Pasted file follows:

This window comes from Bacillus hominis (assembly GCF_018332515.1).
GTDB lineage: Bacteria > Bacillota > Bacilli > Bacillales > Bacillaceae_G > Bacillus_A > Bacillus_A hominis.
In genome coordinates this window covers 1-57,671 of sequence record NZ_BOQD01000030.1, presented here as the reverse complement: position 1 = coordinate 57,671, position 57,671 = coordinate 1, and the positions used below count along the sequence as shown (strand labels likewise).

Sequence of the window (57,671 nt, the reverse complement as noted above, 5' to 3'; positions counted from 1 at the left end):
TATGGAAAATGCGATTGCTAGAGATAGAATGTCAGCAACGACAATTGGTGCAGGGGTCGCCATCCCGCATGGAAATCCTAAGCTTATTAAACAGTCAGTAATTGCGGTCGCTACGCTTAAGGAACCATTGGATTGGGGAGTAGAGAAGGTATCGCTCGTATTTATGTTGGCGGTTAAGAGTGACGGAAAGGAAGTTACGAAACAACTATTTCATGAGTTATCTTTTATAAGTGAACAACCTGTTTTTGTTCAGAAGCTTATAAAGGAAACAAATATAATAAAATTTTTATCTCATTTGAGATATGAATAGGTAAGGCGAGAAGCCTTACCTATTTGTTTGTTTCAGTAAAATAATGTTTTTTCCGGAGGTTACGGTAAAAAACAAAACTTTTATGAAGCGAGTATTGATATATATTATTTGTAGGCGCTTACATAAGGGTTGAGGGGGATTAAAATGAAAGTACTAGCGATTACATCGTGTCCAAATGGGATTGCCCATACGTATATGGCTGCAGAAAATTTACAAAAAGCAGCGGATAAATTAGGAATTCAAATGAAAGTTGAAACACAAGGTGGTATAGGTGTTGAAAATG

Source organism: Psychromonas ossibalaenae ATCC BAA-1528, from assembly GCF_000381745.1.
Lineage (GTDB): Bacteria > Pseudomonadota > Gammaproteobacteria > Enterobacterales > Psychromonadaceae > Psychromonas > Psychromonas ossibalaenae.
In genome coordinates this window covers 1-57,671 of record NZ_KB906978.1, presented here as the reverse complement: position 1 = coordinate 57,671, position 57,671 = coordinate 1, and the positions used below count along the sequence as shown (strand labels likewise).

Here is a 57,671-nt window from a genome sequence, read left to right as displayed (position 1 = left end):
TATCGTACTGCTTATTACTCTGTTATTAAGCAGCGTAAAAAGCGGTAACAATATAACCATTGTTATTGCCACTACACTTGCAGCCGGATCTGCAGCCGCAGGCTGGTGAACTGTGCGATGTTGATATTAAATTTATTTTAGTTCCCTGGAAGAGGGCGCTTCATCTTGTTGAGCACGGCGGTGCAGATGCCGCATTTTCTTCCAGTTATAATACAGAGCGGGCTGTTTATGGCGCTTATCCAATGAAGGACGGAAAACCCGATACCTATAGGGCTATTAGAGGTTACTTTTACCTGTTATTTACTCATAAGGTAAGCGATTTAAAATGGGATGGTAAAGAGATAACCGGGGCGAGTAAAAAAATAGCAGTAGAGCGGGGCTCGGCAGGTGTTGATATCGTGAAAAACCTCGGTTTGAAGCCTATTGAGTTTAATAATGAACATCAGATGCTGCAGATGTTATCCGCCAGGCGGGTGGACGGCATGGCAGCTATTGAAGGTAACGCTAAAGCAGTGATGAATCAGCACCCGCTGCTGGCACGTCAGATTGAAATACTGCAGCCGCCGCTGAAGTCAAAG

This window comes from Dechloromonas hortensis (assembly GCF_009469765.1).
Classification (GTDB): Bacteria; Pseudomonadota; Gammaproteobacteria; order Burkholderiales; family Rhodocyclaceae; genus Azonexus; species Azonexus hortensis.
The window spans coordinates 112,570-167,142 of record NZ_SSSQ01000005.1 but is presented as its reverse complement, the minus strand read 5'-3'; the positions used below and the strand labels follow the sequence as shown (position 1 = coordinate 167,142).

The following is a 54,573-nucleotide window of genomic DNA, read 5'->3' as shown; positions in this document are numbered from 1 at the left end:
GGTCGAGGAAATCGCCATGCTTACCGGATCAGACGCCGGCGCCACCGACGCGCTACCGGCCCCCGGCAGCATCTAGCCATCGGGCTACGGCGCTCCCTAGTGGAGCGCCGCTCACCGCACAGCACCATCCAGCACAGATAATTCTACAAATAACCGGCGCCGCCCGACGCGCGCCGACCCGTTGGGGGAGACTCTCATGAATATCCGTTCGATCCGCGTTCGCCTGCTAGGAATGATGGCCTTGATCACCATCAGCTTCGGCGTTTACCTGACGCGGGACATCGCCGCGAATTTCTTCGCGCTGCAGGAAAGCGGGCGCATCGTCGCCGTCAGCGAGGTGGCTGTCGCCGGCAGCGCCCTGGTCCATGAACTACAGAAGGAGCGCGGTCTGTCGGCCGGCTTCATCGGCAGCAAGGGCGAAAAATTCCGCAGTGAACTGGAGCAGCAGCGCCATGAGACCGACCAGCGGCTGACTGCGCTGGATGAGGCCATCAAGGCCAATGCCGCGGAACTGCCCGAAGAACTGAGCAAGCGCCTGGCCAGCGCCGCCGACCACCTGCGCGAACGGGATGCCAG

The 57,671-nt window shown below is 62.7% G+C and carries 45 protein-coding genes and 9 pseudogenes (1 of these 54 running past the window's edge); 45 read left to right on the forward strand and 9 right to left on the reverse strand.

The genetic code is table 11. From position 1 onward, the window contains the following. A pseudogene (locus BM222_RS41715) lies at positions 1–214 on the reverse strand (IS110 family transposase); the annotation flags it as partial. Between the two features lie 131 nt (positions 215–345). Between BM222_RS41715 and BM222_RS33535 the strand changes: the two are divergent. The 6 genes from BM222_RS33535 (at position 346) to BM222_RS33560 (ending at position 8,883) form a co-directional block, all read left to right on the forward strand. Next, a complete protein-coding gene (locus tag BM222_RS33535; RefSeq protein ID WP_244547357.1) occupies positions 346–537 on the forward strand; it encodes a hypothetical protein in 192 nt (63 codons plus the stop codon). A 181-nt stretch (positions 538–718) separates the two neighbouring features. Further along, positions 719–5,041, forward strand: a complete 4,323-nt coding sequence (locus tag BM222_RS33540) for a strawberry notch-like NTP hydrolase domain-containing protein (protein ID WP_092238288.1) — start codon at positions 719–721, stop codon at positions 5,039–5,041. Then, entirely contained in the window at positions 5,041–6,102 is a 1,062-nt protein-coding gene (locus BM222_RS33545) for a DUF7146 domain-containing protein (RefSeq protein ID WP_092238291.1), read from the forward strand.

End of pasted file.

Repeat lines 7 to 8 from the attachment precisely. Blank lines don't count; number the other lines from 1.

Lineage (GTDB): Bacteria > Pseudomonadota > Gammaproteobacteria > Enterobacterales > Psychromonadaceae > Psychromonas > Psychromonas ossibalaenae.
In genome coordinates this window covers 1-57,671 of record NZ_KB906978.1, presented here as the reverse complement: position 1 = coordinate 57,671, position 57,671 = coordinate 1, and the positions used below count along the sequence as shown (strand labels likewise).